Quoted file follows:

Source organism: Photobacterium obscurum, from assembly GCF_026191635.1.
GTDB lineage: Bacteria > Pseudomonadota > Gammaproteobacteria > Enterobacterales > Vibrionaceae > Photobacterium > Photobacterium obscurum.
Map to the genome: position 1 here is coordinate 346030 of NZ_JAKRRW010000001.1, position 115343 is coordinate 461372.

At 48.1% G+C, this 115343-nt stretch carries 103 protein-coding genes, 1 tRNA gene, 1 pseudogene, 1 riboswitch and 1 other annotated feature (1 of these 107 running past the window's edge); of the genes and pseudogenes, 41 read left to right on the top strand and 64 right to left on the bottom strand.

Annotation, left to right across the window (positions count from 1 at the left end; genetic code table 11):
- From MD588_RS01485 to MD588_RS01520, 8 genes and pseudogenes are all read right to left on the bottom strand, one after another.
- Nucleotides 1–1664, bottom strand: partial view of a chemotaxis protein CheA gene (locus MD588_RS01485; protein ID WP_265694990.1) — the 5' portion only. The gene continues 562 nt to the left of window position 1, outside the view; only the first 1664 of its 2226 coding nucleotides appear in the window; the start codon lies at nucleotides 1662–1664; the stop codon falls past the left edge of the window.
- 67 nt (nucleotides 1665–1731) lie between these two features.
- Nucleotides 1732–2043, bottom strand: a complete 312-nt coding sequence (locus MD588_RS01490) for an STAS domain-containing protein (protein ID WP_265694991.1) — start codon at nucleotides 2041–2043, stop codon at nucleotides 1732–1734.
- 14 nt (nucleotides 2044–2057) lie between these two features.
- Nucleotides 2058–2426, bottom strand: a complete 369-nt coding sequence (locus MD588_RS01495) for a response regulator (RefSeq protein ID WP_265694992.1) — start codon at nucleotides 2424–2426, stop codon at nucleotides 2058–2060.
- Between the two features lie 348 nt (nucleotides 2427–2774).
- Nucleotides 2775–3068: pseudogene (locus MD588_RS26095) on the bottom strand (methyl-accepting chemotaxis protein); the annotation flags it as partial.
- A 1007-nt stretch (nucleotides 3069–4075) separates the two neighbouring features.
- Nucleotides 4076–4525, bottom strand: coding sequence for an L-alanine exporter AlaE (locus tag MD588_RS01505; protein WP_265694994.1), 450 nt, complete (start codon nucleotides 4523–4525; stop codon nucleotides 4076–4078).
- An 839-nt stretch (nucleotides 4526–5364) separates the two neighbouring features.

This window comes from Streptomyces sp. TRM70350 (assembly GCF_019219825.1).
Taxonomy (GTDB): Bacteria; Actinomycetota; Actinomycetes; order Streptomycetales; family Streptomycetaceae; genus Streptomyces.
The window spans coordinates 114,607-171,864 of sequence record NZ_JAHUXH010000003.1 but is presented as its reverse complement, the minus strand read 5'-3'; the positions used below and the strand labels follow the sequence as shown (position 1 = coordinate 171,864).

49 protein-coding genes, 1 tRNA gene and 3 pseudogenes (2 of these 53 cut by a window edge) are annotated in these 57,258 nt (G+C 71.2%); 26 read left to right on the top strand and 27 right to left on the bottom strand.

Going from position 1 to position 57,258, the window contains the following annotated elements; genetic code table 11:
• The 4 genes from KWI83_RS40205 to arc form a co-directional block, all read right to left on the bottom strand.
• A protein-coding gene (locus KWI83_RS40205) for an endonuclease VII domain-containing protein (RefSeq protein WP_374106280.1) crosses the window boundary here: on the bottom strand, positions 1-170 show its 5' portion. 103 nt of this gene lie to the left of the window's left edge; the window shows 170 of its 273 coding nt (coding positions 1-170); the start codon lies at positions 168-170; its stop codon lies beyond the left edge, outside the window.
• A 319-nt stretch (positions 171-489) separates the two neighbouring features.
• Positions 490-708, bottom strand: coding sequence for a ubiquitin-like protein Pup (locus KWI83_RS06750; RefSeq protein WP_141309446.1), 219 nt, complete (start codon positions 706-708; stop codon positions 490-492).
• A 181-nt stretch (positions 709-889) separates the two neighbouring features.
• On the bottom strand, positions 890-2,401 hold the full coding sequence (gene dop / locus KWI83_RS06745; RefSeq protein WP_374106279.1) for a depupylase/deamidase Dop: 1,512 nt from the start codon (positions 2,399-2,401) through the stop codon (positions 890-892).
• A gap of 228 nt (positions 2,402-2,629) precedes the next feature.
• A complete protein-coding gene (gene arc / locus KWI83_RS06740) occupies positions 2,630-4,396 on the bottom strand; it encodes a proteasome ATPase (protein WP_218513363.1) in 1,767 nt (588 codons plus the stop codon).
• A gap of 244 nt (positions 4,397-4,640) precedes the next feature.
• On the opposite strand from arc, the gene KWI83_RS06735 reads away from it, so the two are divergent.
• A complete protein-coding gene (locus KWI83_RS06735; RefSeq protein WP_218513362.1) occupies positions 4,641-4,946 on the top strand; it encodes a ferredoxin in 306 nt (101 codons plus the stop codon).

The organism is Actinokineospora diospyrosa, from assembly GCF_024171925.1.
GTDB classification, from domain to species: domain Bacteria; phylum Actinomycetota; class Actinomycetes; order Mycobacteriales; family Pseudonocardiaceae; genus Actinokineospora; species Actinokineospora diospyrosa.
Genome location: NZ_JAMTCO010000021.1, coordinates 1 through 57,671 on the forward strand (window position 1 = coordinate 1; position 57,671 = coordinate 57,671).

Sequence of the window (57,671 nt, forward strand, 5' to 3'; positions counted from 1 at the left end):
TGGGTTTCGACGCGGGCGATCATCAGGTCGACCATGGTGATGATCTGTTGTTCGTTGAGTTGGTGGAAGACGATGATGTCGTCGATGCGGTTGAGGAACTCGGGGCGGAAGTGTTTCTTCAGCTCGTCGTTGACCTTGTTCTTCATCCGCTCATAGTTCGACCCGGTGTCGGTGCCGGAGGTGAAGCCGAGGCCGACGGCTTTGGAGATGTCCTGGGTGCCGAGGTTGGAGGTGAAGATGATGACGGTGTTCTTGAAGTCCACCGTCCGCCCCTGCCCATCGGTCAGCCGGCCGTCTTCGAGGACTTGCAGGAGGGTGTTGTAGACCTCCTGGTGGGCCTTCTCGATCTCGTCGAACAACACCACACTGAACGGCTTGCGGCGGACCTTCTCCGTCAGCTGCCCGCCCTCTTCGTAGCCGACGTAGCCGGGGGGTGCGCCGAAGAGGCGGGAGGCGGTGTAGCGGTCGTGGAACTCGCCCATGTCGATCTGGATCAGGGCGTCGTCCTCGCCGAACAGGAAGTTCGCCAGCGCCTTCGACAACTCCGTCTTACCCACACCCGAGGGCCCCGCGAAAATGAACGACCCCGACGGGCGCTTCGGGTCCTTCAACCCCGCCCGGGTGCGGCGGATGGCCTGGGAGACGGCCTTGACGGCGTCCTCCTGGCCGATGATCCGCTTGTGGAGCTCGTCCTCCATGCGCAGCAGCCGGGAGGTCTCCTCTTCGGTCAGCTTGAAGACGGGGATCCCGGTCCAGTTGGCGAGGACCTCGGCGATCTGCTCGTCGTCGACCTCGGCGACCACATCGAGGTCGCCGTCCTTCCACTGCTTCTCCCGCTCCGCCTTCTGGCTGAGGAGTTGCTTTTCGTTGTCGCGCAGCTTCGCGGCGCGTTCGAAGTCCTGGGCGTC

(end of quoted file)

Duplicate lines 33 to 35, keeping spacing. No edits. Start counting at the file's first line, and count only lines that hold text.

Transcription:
The organism is Actinokineospora diospyrosa, from assembly GCF_024171925.1.
GTDB classification, from domain to species: domain Bacteria; phylum Actinomycetota; class Actinomycetes; order Mycobacteriales; family Pseudonocardiaceae; genus Actinokineospora; species Actinokineospora diospyrosa.
Genome location: NZ_JAMTCO010000021.1, coordinates 1 through 57,671 on the forward strand (window position 1 = coordinate 1; position 57,671 = coordinate 57,671).